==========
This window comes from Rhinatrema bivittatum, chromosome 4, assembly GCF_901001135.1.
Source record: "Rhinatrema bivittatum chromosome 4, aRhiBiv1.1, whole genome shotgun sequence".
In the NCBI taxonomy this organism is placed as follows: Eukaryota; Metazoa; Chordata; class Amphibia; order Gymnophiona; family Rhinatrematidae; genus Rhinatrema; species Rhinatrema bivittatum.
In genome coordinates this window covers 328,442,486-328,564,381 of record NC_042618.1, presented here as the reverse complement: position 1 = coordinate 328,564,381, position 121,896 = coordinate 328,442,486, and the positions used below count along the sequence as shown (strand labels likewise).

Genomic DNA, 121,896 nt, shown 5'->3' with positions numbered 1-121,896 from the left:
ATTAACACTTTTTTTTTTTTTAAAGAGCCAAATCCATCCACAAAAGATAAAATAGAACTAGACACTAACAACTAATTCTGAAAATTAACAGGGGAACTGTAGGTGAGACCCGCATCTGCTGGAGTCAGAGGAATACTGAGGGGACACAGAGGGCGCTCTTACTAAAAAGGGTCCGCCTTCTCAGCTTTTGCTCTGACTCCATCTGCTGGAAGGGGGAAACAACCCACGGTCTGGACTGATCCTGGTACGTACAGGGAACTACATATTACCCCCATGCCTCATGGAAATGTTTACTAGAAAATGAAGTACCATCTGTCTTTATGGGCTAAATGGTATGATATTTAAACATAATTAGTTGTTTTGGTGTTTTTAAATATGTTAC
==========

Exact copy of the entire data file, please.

This window comes from Rhinatrema bivittatum, chromosome 4, assembly GCF_901001135.1.
Source record: "Rhinatrema bivittatum chromosome 4, aRhiBiv1.1, whole genome shotgun sequence".
In the NCBI taxonomy this organism is placed as follows: Eukaryota; Metazoa; Chordata; class Amphibia; order Gymnophiona; family Rhinatrematidae; genus Rhinatrema; species Rhinatrema bivittatum.
In genome coordinates this window covers 328,442,486-328,564,381 of record NC_042618.1, presented here as the reverse complement: position 1 = coordinate 328,564,381, position 121,896 = coordinate 328,442,486, and the positions used below count along the sequence as shown (strand labels likewise).

Genomic DNA, 121,896 nt, shown 5'->3' with positions numbered 1-121,896 from the left:
ATTAACACTTTTTTTTTTTTTAAAGAGCCAAATCCATCCACAAAAGATAAAATAGAACTAGACACTAACAACTAATTCTGAAAATTAACAGGGGAACTGTAGGTGAGACCCGCATCTGCTGGAGTCAGAGGAATACTGAGGGGACACAGAGGGCGCTCTTACTAAAAAGGGTCCGCCTTCTCAGCTTTTGCTCTGACTCCATCTGCTGGAAGGGGGAAACAACCCACGGTCTGGACTGATCCTGGTACGTACAGGGAACTACATATTACCCCCATGCCTCATGGAAATGTTTACTAGAAAATGAAGTACCATCTGTCTTTATGGGCTAAATGGTATGATATTTAAACATAATTAGTTGTTTTGGTGTTTTTAAATATGTTAC